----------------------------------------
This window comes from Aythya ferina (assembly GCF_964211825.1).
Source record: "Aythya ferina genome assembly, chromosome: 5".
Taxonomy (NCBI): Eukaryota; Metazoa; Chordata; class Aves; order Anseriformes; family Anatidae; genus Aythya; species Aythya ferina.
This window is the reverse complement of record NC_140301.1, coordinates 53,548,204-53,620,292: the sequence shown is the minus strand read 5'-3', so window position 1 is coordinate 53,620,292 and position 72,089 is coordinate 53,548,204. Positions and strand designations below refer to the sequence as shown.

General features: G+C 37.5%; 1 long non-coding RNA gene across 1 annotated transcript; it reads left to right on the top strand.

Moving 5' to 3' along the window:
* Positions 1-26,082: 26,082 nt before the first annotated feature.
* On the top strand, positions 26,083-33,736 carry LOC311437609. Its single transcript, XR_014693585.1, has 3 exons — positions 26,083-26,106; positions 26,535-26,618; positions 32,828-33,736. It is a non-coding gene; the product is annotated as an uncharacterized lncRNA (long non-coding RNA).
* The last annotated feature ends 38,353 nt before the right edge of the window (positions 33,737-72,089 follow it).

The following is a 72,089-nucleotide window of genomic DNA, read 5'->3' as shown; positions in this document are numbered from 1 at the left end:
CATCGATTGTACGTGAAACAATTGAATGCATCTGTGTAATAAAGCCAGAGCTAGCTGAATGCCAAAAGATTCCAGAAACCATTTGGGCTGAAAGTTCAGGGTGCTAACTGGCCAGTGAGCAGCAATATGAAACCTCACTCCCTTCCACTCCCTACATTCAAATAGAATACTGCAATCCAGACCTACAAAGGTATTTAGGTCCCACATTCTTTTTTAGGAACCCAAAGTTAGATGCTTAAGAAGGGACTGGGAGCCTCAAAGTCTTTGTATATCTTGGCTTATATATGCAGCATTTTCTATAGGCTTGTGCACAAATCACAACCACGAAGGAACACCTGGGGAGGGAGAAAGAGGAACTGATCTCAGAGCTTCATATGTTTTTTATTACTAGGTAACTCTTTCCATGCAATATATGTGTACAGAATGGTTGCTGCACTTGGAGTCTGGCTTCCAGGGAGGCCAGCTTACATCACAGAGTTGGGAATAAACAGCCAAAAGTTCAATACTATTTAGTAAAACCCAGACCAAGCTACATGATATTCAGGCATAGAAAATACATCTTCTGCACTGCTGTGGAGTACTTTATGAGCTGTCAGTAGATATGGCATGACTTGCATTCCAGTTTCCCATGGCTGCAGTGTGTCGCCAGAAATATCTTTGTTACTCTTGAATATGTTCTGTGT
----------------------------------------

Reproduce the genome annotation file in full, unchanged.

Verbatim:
This window comes from Aythya ferina (assembly GCF_964211825.1).
Source record: "Aythya ferina genome assembly, chromosome: 5".
Taxonomy (NCBI): Eukaryota; Metazoa; Chordata; class Aves; order Anseriformes; family Anatidae; genus Aythya; species Aythya ferina.
This window is the reverse complement of record NC_140301.1, coordinates 53,548,204-53,620,292: the sequence shown is the minus strand read 5'-3', so window position 1 is coordinate 53,620,292 and position 72,089 is coordinate 53,548,204. Positions and strand designations below refer to the sequence as shown.

General features: G+C 37.5%; 1 long non-coding RNA gene across 1 annotated transcript; it reads left to right on the top strand.

Moving 5' to 3' along the window:
* Positions 1-26,082: 26,082 nt before the first annotated feature.
* On the top strand, positions 26,083-33,736 carry LOC311437609. Its single transcript, XR_014693585.1, has 3 exons — positions 26,083-26,106; positions 26,535-26,618; positions 32,828-33,736. It is a non-coding gene; the product is annotated as an uncharacterized lncRNA (long non-coding RNA).
* The last annotated feature ends 38,353 nt before the right edge of the window (positions 33,737-72,089 follow it).

The following is a 72,089-nucleotide window of genomic DNA, read 5'->3' as shown; positions in this document are numbered from 1 at the left end:
CATCGATTGTACGTGAAACAATTGAATGCATCTGTGTAATAAAGCCAGAGCTAGCTGAATGCCAAAAGATTCCAGAAACCATTTGGGCTGAAAGTTCAGGGTGCTAACTGGCCAGTGAGCAGCAATATGAAACCTCACTCCCTTCCACTCCCTACATTCAAATAGAATACTGCAATCCAGACCTACAAAGGTATTTAGGTCCCACATTCTTTTTTAGGAACCCAAAGTTAGATGCTTAAGAAGGGACTGGGAGCCTCAAAGTCTTTGTATATCTTGGCTTATATATGCAGCATTTTCTATAGGCTTGTGCACAAATCACAACCACGAAGGAACACCTGGGGAGGGAGAAAGAGGAACTGATCTCAGAGCTTCATATGTTTTTTATTACTAGGTAACTCTTTCCATGCAATATATGTGTACAGAATGGTTGCTGCACTTGGAGTCTGGCTTCCAGGGAGGCCAGCTTACATCACAGAGTTGGGAATAAACAGCCAAAAGTTCAATACTATTTAGTAAAACCCAGACCAAGCTACATGATATTCAGGCATAGAAAATACATCTTCTGCACTGCTGTGGAGTACTTTATGAGCTGTCAGTAGATATGGCATGACTTGCATTCCAGTTTCCCATGGCTGCAGTGTGTCGCCAGAAATATCTTTGTTACTCTTGAATATGTTCTGTGT